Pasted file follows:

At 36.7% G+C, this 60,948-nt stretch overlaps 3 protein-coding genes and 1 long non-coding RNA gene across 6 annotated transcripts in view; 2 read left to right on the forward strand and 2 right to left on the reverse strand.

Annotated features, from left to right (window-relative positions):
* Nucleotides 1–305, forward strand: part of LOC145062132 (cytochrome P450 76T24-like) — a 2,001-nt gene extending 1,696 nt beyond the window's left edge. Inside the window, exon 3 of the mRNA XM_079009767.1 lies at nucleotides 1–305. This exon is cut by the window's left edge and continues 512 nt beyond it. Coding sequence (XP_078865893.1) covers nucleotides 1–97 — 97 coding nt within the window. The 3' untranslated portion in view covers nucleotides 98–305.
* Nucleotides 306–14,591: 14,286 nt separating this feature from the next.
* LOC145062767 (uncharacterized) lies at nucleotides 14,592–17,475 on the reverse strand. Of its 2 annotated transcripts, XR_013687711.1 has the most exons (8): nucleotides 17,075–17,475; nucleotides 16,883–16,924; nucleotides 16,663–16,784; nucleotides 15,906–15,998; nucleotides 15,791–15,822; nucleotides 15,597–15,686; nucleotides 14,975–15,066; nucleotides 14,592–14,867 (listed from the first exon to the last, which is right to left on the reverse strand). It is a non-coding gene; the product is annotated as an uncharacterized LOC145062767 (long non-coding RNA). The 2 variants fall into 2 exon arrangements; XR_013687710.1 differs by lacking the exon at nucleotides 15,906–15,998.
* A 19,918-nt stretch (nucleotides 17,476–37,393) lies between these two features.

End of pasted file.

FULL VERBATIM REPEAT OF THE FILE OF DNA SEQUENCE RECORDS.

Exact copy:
At 36.7% G+C, this 60,948-nt stretch overlaps 3 protein-coding genes and 1 long non-coding RNA gene across 6 annotated transcripts in view; 2 read left to right on the forward strand and 2 right to left on the reverse strand.

Annotated features, from left to right (window-relative positions):
* Nucleotides 1–305, forward strand: part of LOC145062132 (cytochrome P450 76T24-like) — a 2,001-nt gene extending 1,696 nt beyond the window's left edge. Inside the window, exon 3 of the mRNA XM_079009767.1 lies at nucleotides 1–305. This exon is cut by the window's left edge and continues 512 nt beyond it. Coding sequence (XP_078865893.1) covers nucleotides 1–97 — 97 coding nt within the window. The 3' untranslated portion in view covers nucleotides 98–305.
* Nucleotides 306–14,591: 14,286 nt separating this feature from the next.
* LOC145062767 (uncharacterized) lies at nucleotides 14,592–17,475 on the reverse strand. Of its 2 annotated transcripts, XR_013687711.1 has the most exons (8): nucleotides 17,075–17,475; nucleotides 16,883–16,924; nucleotides 16,663–16,784; nucleotides 15,906–15,998; nucleotides 15,791–15,822; nucleotides 15,597–15,686; nucleotides 14,975–15,066; nucleotides 14,592–14,867 (listed from the first exon to the last, which is right to left on the reverse strand). It is a non-coding gene; the product is annotated as an uncharacterized LOC145062767 (long non-coding RNA). The 2 variants fall into 2 exon arrangements; XR_013687710.1 differs by lacking the exon at nucleotides 15,906–15,998.
* A 19,918-nt stretch (nucleotides 17,476–37,393) lies between these two features.